Monday, 25 February 2008

Campaign to rehabilitate Captain Barros Basto, the 'Portuguese Dreyfus'

Help restore the posthumous reputation of Portuguese Jewish army officer Artur Carlos Barros Basto (1887-1961) by signing the petition created by the Oporto Jewish Congregation and written by Jorge Neves:
http://www.petitiononline.com/benrosh/

Cry justice for the 'Portuguese Dreyfus', by Michael Freund (2003)

A few months ago, in the northern Portuguese village of Amarante, I stood before the simple and unadorned grave of a largely forgotten Jewish hero of the 20th century, Captain Arthur Carlos de Barros Basto.
His name might not be familiar to you, but his story is worth recounting, nonetheless, because it is one of heartbreak and heroism, and its final chapter remains to be written.
Historians such as the late Cecil Roth labeled him the 'Portuguese Dreyfus' after French General Staff officer Alfred Dreyfus, who was convicted of treason on trumped-up charges in 1894 and drummed out of the military.
But in one important respect Barros Basto's story is even more compelling, because, unlike his French counterpart, he has yet to receive the exoneration and acclaim he so richly deserves.
This year marks six decades since the Portuguese armed forces summarily decided to expel Barros Basto from their ranks, citing unspecified reasons of "good and welfare" for its decision.
The truth of the incident is far more troubling.
Captain Barros Basto was one of the Anousim, a descendant of Jews whose ancestors had been forced to convert to Catholicism during the time of the Spanish Inquisition. According to his biographers, Dr. Elvira Mea and journalist Inacio Steinhardt, Barros Basto was a decorated soldier who commanded a Portuguese infantry company in World War I, fought in the trenches of Flanders, and took part in the allied offensive to liberate Belgium.
After returning home from the war he decided to embrace the faith of his forefathers, and underwent a formal return to Judaism before a rabbinical court in Spanish Morocco in December 1920.
Based in the northern Portuguese city of Oporto, Barros Basto launched a public campaign to convince other Anousim to emerge from centuries of hiding and rejoin their people. This dashing war hero traveled among the villages and towns of the area, bedecked in his military uniform, holding Jewish services and seeking to inspire others to follow his example.
He succeeded in building the beautiful Mekor Haim synagogue, which still stands in Oporto, and opened a yeshiva that operated for nine years, teaching young Anousim about their heritage. Singlehandedly he produced a Jewish newspaper and was responsible for the publication of numerous books on Jewish history, law and lore in Portuguese.
But his open profession of Judaism, and the thousands of people whom historians say he inspired, did not sit well with the government, or the Church authorities of the time. They sought to quell his nascent movement by bringing false charges of moral debauchery against him.
Though the local prosecutor filed charges against Barros Basto, the case was dropped after two years, in 1937, for lack of evidence. Nevertheless, in 1943, Portugal's Ministry of Defense expelled him from the army, unjustly humiliating him and bringing about an end to his efforts to reawaken Portugal's Anousim.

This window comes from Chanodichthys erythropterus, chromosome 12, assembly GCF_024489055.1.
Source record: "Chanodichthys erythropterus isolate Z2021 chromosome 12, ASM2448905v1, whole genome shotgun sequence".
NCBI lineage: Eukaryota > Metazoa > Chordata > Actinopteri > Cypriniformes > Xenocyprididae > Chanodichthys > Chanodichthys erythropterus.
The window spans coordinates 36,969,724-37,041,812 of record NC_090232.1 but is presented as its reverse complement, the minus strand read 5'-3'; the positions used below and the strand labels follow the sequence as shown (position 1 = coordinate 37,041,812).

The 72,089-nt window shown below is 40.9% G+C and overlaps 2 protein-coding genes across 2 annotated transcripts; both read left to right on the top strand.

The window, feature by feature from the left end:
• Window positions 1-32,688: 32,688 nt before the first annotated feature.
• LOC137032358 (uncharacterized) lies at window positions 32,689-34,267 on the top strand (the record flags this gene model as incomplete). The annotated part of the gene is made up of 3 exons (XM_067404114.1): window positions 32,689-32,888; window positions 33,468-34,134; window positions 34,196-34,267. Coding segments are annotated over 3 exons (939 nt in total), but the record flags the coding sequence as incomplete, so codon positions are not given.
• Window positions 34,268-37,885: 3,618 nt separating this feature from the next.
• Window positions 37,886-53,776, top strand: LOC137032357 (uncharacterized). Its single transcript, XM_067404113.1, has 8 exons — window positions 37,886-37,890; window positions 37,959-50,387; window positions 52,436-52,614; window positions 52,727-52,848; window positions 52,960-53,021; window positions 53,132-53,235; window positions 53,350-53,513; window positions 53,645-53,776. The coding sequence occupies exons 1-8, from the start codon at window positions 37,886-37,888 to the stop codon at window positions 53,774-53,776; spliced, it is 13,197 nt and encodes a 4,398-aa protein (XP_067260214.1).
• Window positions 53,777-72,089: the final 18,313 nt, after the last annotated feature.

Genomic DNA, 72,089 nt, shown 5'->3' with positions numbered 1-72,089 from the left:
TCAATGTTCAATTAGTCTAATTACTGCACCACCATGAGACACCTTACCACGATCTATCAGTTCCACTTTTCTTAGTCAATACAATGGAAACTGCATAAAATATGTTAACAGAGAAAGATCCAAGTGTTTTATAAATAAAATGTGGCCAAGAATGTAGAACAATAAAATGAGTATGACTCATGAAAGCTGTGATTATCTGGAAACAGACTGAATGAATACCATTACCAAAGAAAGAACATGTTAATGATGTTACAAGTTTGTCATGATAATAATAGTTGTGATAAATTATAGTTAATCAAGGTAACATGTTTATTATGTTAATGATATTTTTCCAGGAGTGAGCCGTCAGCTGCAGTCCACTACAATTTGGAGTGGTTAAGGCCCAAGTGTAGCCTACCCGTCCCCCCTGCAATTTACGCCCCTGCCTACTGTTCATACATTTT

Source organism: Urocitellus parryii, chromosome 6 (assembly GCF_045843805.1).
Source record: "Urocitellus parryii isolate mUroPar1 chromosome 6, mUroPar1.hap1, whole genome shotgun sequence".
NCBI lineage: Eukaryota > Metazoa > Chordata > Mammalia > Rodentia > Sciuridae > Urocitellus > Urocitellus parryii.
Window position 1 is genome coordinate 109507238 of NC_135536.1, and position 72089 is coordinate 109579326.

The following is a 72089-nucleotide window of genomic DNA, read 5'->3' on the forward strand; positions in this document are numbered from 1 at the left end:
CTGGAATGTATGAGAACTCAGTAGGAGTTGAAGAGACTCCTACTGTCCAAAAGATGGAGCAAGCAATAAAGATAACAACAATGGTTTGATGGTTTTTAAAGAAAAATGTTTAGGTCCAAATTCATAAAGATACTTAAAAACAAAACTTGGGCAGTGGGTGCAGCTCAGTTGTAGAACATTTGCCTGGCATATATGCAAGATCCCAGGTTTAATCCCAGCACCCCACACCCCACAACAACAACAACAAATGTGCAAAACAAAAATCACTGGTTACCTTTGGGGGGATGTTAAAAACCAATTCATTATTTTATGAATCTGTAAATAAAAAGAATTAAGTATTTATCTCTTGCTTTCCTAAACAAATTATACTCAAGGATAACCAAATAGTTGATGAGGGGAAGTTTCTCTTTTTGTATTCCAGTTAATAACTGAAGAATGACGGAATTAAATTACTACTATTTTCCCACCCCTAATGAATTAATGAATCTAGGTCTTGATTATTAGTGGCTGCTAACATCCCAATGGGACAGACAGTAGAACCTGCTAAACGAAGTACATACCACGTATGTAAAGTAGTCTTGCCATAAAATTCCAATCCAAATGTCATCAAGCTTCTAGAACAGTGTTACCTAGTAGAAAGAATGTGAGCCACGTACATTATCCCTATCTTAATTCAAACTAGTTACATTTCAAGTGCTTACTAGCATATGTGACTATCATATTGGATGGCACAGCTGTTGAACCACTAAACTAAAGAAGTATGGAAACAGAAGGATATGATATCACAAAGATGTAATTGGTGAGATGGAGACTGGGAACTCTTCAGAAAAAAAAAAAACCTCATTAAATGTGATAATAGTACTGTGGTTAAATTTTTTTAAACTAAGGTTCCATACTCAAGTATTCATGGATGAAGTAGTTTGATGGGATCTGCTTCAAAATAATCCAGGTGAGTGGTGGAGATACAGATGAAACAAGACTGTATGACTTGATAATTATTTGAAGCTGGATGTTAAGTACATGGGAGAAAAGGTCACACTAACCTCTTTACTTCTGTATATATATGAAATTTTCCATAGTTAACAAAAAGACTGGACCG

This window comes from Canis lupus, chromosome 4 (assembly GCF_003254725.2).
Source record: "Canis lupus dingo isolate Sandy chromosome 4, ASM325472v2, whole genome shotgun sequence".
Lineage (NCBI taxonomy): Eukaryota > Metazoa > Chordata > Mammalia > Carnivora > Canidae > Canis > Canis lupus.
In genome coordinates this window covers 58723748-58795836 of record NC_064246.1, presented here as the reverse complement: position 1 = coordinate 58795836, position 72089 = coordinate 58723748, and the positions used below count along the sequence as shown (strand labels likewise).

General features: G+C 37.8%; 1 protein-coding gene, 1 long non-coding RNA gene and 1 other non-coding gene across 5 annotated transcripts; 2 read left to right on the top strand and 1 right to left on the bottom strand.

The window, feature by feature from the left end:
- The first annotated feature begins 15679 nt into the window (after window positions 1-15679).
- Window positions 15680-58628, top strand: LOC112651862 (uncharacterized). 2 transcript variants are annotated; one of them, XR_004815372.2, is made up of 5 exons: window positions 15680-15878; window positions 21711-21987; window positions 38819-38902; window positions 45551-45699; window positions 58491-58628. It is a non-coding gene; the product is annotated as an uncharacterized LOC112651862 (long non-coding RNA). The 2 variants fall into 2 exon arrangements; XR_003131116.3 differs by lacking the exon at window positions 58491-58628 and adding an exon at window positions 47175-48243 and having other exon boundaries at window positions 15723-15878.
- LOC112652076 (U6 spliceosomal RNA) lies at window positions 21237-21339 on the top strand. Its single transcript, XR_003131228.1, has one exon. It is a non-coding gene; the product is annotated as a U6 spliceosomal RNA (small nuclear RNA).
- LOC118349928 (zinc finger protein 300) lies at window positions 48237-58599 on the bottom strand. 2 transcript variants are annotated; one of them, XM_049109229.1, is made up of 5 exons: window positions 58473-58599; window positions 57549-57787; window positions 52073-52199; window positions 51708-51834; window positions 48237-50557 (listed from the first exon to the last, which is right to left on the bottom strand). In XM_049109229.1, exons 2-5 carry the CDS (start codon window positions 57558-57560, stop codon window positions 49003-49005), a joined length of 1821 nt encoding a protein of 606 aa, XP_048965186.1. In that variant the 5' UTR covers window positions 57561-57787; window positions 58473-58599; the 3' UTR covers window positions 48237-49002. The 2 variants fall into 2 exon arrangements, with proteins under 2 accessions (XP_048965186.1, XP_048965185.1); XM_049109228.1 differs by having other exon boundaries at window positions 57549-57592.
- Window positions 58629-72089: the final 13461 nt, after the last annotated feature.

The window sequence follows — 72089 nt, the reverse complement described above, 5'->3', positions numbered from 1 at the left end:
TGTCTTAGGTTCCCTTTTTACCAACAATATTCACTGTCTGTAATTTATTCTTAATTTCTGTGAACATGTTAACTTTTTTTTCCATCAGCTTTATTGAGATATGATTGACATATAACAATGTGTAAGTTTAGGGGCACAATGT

He died in 1961, a broken man.
And so, whereas Dreyfus was eventually pardoned in 1899 and restored to the French army in 1906 with full honors, Barros Basto went to the grave without justice ever being served.
When I first learned of his story on a visit to Portugal last fall, I was livid with rage. How could it be that so many years have passed without the injustice done to this valiant, heroic figure being rectified? And so, earlier this year I launched a public campaign under the auspices of Amishav, the organization I direct in Jerusalem, seeking to persuade the Portuguese government to clear Capt. Barros Basto's name.
In a meeting with the Portuguese ambassador to Tel Aviv I asked that his government acknowledge Barros Basto's innocence and apologize for the hurt this chapter has caused to both his family and the Jewish people. Similar appeals were sent to the Portuguese government and its representatives abroad.
American Jewish organizations such as the Conference of Presidents, the Orthodox Union and the Religious Zionists of America have all joined the campaign, writing to the Portuguese ambassador to Washington about the Barros Basto case.
And US Congressman Gary Ackerman, a member of the House International Relations Committee, has also spoken out, urging the Portuguese to resolve the matter.
Thus far, however, there has not been any progress. The stain on this noble man's name has yet to be removed.
In a time when Israel finds itself targeted by terror it may seem incongruous to be concerning ourselves with such a symbolic cause. But symbols still have meaning, and it is incumbent upon us to do whatever we can to right this historical wrong.
Barros Basto was a courageous figure who stood up for the Jewish people, defying the powers that be to help his brethren. When anti-Semitism victimizes such a person, be it in 1943 or 2003, how can we possibly remain silent?
More pressure must be brought to bear on the Portuguese government to address this matter, and so the issue may be laid to rest once and for all. Contact your local Portuguese embassy or write to Portugal's Ministry of Foreign Affairs at: inf-imprensa@mne.gov.pt and ask them why they have not yet resolved this important case.
Captain Arthur Carlos de Barros Basto risked his career and reputation on behalf of his people, the Jewish people. The least we can do in return is see that the dignity so unjustly taken away from him is restored.

1 comment:

Bennauro said...

I love your well-researched and well-written articles.
Thank you for bringing this petition and this story to light.